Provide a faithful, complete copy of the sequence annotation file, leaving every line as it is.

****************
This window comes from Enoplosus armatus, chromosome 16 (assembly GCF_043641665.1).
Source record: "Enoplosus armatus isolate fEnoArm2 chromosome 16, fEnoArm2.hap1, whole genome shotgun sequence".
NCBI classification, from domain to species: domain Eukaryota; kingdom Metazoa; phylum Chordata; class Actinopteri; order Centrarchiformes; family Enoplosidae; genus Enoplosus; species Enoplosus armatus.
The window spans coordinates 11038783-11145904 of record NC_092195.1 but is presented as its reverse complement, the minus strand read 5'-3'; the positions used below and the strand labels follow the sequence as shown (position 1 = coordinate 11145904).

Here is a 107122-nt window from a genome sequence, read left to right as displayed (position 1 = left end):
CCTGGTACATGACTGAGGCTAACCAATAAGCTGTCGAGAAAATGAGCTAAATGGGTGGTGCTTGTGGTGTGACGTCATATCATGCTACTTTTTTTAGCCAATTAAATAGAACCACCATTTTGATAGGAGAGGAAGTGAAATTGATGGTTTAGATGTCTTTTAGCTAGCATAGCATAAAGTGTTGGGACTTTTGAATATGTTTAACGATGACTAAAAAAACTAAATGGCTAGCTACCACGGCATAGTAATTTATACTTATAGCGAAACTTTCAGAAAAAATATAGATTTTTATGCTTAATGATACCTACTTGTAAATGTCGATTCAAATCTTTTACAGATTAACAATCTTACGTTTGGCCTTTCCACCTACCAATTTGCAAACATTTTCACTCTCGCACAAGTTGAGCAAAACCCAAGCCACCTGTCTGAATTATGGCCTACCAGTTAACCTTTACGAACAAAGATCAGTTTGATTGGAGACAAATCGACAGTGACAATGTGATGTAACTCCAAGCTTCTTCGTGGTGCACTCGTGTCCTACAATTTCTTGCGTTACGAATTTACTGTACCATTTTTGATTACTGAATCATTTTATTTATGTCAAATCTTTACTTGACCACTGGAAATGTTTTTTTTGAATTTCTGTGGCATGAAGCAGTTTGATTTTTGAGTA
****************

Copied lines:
This window comes from Enoplosus armatus, chromosome 16 (assembly GCF_043641665.1).
Source record: "Enoplosus armatus isolate fEnoArm2 chromosome 16, fEnoArm2.hap1, whole genome shotgun sequence".
NCBI classification, from domain to species: domain Eukaryota; kingdom Metazoa; phylum Chordata; class Actinopteri; order Centrarchiformes; family Enoplosidae; genus Enoplosus; species Enoplosus armatus.
The window spans coordinates 11038783-11145904 of record NC_092195.1 but is presented as its reverse complement, the minus strand read 5'-3'; the positions used below and the strand labels follow the sequence as shown (position 1 = coordinate 11145904).

Here is a 107122-nt window from a genome sequence, read left to right as displayed (position 1 = left end):
CCTGGTACATGACTGAGGCTAACCAATAAGCTGTCGAGAAAATGAGCTAAATGGGTGGTGCTTGTGGTGTGACGTCATATCATGCTACTTTTTTTAGCCAATTAAATAGAACCACCATTTTGATAGGAGAGGAAGTGAAATTGATGGTTTAGATGTCTTTTAGCTAGCATAGCATAAAGTGTTGGGACTTTTGAATATGTTTAACGATGACTAAAAAAACTAAATGGCTAGCTACCACGGCATAGTAATTTATACTTATAGCGAAACTTTCAGAAAAAATATAGATTTTTATGCTTAATGATACCTACTTGTAAATGTCGATTCAAATCTTTTACAGATTAACAATCTTACGTTTGGCCTTTCCACCTACCAATTTGCAAACATTTTCACTCTCGCACAAGTTGAGCAAAACCCAAGCCACCTGTCTGAATTATGGCCTACCAGTTAACCTTTACGAACAAAGATCAGTTTGATTGGAGACAAATCGACAGTGACAATGTGATGTAACTCCAAGCTTCTTCGTGGTGCACTCGTGTCCTACAATTTCTTGCGTTACGAATTTACTGTACCATTTTTGATTACTGAATCATTTTATTTATGTCAAATCTTTACTTGACCACTGGAAATGTTTTTTTTGAATTTCTGTGGCATGAAGCAGTTTGATTTTTGAGTA